Yet the impression always left was that the Germans had the top post, and the media were already reporting stories of American ideas being shunted aside as German managers began imposing the Daimler way of doing business.
Key Chrysler executives started leaving. Robert Eaton, who was supposed to be a co-chairman of the new company, announced his retirement and then Thomas Stallkamp, president of US operations who had headed up merger integration efforts, left as well.
In communications, Steve Harris, head of Chrysler PR, defected to rival General Motors at the start of 1999 and began taking other PR people, including Cervone, with him. 'There was a lot of employee concern over the people who were leaving,' Cervone recalls. 'It's hard to convince people when people leave it's not because of the merger,' he says. 'It was a very emotional time.'
Wall Street skepticism increased. American ownership of shares dropped and Wall Street concerns about a sagging share price added to doubts about the merger's benefits.
After Harris left, Steve Rossi was brought in from Mercedes-Benz USA to head up PR in the States. Although an American, Rossi was still seen as an outsider in the close-knit former Chrysler headquarters. When Daimler finally said it would turn Chrysler into an operating unit, Rossi saw his functional area shrink. He left the company this September
While the employee turmoil continued at DaimlerChrysler, the company was also failing to demonstrate to Wall Street that the deal made financial sense. In June, Ralf Brammer, head of IR, left - his departure a tacit admission of the company's poor stock performance (shares had fallen from a high of dollars 108 on January 16, 1999 to dollars 46 last week). In its most recent quarter, the company reported weaker than expected third quarter earnings as the Chrysler unit posted a dollars 512 million loss, its first since 1991.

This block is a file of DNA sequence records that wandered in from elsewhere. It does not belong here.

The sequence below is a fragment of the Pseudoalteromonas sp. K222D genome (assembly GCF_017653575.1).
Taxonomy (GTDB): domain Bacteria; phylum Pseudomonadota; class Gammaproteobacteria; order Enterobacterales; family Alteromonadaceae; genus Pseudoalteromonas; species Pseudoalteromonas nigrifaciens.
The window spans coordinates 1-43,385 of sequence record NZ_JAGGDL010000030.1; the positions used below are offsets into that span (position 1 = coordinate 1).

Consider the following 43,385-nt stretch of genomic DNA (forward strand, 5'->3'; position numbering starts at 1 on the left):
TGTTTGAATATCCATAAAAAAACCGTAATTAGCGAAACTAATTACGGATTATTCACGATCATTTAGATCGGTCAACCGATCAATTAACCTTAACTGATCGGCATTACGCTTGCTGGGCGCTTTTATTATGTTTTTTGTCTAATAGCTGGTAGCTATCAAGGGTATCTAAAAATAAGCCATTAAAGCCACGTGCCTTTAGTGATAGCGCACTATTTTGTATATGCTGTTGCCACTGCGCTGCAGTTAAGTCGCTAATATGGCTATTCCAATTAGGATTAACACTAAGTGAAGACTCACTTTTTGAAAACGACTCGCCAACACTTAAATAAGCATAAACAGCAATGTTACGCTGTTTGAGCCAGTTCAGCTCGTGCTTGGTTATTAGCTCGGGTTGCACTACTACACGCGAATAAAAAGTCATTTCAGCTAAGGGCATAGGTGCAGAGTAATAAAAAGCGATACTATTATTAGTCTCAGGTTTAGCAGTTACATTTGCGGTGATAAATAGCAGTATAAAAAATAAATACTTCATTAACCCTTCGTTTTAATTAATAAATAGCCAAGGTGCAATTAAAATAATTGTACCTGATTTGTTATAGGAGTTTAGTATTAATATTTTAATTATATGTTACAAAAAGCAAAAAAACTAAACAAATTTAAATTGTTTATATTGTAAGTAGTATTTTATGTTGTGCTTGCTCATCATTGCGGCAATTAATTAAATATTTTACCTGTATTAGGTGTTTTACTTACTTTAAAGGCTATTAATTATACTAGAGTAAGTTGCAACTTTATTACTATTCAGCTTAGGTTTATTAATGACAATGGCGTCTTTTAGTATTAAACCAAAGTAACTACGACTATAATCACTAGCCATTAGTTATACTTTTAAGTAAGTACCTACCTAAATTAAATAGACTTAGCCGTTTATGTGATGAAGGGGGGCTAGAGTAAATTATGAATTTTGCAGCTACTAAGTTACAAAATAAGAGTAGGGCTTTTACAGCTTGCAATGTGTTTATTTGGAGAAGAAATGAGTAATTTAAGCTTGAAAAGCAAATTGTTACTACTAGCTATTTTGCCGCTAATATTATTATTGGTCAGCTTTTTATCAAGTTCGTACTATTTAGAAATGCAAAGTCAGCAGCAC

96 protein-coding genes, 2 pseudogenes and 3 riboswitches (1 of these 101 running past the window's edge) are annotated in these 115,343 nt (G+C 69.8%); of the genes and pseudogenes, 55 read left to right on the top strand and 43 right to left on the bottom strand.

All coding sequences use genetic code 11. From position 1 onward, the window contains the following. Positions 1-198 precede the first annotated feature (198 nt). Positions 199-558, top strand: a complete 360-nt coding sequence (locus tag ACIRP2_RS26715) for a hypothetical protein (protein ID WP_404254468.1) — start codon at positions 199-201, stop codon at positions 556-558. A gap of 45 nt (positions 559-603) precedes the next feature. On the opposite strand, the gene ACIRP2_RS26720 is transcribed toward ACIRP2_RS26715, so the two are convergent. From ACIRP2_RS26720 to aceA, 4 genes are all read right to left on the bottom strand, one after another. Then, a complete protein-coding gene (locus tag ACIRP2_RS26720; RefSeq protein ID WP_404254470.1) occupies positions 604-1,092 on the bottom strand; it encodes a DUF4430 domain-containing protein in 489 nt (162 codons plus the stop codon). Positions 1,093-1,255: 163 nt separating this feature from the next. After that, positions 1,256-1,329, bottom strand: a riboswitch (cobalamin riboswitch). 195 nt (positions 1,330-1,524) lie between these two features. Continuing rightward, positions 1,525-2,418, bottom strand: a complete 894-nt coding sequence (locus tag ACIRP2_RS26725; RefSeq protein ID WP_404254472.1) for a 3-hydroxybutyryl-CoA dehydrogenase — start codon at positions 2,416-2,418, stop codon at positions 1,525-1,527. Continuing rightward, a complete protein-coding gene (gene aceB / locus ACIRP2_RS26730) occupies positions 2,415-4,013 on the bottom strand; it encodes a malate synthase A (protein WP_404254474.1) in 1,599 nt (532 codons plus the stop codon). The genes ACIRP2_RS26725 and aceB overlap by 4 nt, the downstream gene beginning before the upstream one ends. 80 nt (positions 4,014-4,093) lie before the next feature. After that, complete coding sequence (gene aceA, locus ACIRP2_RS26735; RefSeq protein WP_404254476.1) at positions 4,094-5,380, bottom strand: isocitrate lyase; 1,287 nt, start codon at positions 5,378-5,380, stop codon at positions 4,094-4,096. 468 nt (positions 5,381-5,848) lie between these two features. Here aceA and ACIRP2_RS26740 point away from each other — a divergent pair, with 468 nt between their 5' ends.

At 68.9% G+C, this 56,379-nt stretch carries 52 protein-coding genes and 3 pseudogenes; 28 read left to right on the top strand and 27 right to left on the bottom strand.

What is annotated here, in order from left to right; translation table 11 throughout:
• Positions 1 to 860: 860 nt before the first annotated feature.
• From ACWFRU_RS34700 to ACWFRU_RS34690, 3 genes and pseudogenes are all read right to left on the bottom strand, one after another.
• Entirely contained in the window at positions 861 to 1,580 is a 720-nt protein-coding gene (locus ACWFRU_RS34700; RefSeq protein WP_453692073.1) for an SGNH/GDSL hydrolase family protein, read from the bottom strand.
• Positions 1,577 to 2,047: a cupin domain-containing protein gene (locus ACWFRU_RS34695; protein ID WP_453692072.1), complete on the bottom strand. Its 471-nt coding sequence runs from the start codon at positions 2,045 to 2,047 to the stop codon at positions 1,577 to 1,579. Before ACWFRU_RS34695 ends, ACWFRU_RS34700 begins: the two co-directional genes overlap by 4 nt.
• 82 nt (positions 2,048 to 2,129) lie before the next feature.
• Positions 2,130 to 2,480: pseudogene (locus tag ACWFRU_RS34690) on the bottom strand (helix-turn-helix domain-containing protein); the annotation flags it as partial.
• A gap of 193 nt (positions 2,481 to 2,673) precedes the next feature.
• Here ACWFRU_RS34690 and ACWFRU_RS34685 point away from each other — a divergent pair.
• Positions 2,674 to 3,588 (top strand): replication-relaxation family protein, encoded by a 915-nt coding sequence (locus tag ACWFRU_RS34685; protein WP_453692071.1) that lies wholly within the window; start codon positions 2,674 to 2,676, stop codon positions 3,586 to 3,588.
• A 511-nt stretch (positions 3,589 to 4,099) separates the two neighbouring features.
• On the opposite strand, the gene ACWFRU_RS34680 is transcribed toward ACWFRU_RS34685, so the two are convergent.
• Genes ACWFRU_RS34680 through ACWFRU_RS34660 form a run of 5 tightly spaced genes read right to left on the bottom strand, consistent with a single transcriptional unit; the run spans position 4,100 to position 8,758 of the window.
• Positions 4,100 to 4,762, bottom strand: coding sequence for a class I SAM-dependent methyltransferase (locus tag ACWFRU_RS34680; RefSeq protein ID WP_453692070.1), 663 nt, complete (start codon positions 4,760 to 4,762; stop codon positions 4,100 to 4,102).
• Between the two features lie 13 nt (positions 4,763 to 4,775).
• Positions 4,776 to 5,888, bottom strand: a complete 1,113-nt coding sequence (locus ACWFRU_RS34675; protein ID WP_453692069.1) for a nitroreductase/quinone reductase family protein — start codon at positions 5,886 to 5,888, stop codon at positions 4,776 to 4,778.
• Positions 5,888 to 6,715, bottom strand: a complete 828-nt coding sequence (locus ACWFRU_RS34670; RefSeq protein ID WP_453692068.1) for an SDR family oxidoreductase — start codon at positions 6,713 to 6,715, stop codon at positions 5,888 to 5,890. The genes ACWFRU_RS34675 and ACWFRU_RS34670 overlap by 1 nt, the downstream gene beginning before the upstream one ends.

The final straw for many employees was when DaimlerChrysler Chairman Jurgen Schrempp admitted to the Financial Times this fall that he had only used the 'merger of equals' phrase as a bargaining ploy to get the deal done. His words were passed around by Chrysler staff.
'I think he has fundamentally damaged the entire company's credibility,' says Paul Eisenstein, a long-time Detroit auto writer who heads up The Detroit Bureau. 'He's essentially told employees 'never trust what I say.' Among the media, it just confirmed what we all came to cynically realize.'
Cervone is aware of the criticisms of how DaimlerChrysler handled its merger communications, and the merger itself. 'You can always improve and hindsight is 20/20,' he says. But he defends the company and the deal, saying 'the tendency of people to immediately discount it as a disaster would be overstating it from a negative standpoint.'
Cervone is now concentrating on rebuilding brand identity for Chrysler products and re-establishing some of the esprit de corps he knew at the old Chrysler. He outlines his goals as 'defining what the Chrysler group is and really rekindling some of the branding elements that made Chrysler special.'
Observers have a great deal of respect for Cervone's abilities. Still, they're reserving judgment on his chances for success. 'It depends on what kind of free hand he has to mold the reputation,' says David Cole, director of the Office for the Study of Automotive Transport at the University of Michigan.
'I think he knows what he has to do.' Agrees Eisenstein: 'even though there are some awfully good people there on PR, they have a fundamental crisis' - namely re-establishing a corporate credibility that has been severely damaged by the poor communications that surrounded the DaimlerChrysler merger.
The lesson to be learnt from the experiences of Viacom and DaimlerChrysler is clear. In a merger, regular communications is not only vital to keep the process moving smoothly, it also needs to be seen to be sincere. Because using your PR staff to pull the wool over the eyes of staff, investors, and customers is ultimately a fruitless task.